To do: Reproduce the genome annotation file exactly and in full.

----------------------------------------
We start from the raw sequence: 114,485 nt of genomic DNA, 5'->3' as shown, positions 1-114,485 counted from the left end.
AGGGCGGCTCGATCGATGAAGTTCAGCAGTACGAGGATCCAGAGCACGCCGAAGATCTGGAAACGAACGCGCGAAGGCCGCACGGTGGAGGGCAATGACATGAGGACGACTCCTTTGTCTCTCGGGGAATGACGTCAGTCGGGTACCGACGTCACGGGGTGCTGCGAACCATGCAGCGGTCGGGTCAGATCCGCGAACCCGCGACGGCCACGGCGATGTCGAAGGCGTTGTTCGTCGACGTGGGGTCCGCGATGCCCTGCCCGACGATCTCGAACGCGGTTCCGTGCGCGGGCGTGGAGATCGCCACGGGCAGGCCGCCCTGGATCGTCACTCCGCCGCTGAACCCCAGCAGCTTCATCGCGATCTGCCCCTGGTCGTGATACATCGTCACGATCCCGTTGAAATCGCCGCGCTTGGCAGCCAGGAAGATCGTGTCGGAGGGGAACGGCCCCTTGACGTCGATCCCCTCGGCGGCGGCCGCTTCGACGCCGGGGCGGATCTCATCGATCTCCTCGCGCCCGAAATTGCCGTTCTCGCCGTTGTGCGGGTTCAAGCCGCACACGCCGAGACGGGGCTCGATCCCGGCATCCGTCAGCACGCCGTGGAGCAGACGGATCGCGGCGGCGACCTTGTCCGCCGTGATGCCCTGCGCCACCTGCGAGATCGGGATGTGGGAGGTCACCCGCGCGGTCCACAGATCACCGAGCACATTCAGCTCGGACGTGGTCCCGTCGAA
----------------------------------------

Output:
We start from the raw sequence: 114,485 nt of genomic DNA, 5'->3' as shown, positions 1-114,485 counted from the left end.
AGGGCGGCTCGATCGATGAAGTTCAGCAGTACGAGGATCCAGAGCACGCCGAAGATCTGGAAACGAACGCGCGAAGGCCGCACGGTGGAGGGCAATGACATGAGGACGACTCCTTTGTCTCTCGGGGAATGACGTCAGTCGGGTACCGACGTCACGGGGTGCTGCGAACCATGCAGCGGTCGGGTCAGATCCGCGAACCCGCGACGGCCACGGCGATGTCGAAGGCGTTGTTCGTCGACGTGGGGTCCGCGATGCCCTGCCCGACGATCTCGAACGCGGTTCCGTGCGCGGGCGTGGAGATCGCCACGGGCAGGCCGCCCTGGATCGTCACTCCGCCGCTGAACCCCAGCAGCTTCATCGCGATCTGCCCCTGGTCGTGATACATCGTCACGATCCCGTTGAAATCGCCGCGCTTGGCAGCCAGGAAGATCGTGTCGGAGGGGAACGGCCCCTTGACGTCGATCCCCTCGGCGGCGGCCGCTTCGACGCCGGGGCGGATCTCATCGATCTCCTCGCGCCCGAAATTGCCGTTCTCGCCGTTGTGCGGGTTCAAGCCGCACACGCCGAGACGGGGCTCGATCCCGGCATCCGTCAGCACGCCGTGGAGCAGACGGATCGCGGCGGCGACCTTGTCCGCCGTGATGCCCTGCGCCACCTGCGAGATCGGGATGTGGGAGGTCACCCGCGCGGTCCACAGATCACCGAGCACATTCAGCTCGGACGTGGTCCCGTCGAA